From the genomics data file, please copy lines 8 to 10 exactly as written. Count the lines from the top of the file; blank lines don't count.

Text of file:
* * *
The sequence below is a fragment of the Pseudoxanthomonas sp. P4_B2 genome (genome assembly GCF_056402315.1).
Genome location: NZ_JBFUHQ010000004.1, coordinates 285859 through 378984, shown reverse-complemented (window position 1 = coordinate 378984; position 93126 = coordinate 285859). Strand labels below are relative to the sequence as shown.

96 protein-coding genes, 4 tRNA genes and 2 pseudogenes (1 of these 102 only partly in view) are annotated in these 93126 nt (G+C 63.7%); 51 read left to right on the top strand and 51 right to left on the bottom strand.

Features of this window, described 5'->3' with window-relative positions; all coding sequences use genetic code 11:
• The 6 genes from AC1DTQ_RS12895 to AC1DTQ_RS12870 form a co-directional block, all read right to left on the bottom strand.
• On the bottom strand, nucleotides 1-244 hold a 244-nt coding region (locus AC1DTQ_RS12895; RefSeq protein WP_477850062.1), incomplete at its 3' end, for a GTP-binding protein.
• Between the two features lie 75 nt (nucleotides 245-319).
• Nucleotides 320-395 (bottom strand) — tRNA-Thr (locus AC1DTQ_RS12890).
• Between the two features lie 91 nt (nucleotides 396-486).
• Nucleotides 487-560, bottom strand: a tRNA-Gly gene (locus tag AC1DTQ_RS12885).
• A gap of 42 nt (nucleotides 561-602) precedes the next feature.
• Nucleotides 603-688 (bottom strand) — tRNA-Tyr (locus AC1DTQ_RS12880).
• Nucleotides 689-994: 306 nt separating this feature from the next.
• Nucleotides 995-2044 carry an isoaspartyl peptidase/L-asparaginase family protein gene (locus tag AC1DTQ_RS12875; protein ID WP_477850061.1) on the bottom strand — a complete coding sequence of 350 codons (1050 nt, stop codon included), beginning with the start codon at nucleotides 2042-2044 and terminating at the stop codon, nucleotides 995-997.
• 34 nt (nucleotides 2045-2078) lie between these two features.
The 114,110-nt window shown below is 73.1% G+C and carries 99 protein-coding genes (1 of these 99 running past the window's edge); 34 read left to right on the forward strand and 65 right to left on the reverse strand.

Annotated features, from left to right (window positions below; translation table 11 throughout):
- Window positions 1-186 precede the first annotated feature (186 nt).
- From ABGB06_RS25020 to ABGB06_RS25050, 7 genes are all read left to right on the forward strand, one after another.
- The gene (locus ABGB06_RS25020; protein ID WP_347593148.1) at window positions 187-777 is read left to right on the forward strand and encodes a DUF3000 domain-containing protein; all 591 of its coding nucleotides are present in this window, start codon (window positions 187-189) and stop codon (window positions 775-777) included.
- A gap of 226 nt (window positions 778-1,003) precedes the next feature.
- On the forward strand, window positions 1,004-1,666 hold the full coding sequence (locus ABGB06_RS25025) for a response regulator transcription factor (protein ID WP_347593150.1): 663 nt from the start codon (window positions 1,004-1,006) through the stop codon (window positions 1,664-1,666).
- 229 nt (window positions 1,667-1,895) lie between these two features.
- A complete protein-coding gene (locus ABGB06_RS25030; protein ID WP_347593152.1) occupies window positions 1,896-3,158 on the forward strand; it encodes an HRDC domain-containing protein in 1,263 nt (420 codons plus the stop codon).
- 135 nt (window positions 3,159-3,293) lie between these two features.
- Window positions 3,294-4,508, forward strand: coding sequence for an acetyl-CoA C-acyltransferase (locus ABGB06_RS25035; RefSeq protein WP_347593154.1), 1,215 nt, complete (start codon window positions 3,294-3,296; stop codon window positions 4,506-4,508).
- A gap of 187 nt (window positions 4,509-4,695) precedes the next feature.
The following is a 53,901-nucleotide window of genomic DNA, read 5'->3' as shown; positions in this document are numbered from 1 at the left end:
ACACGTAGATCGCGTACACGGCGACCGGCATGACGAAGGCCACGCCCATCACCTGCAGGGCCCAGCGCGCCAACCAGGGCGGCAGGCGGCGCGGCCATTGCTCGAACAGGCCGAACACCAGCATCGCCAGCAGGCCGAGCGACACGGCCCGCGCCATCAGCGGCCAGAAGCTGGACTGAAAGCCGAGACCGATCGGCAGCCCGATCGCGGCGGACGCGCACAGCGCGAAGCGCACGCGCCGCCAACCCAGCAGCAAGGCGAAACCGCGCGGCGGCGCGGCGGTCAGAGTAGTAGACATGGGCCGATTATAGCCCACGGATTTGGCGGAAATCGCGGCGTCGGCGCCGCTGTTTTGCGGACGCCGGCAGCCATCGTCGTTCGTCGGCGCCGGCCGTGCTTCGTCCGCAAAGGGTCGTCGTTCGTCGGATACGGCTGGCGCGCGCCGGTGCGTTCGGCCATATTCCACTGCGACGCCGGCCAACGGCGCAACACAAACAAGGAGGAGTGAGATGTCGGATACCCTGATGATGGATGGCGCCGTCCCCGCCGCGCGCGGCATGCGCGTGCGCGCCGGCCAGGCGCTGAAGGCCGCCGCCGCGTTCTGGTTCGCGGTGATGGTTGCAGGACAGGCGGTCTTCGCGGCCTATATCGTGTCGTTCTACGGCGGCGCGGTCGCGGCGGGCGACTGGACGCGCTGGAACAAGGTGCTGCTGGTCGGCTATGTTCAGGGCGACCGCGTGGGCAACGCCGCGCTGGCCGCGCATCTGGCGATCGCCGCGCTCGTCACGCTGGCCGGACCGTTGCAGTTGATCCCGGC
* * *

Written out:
• Nucleotides 320-395 (bottom strand) — tRNA-Thr (locus AC1DTQ_RS12890).
• Between the two features lie 91 nt (nucleotides 396-486).
• Nucleotides 487-560, bottom strand: a tRNA-Gly gene (locus tag AC1DTQ_RS12885).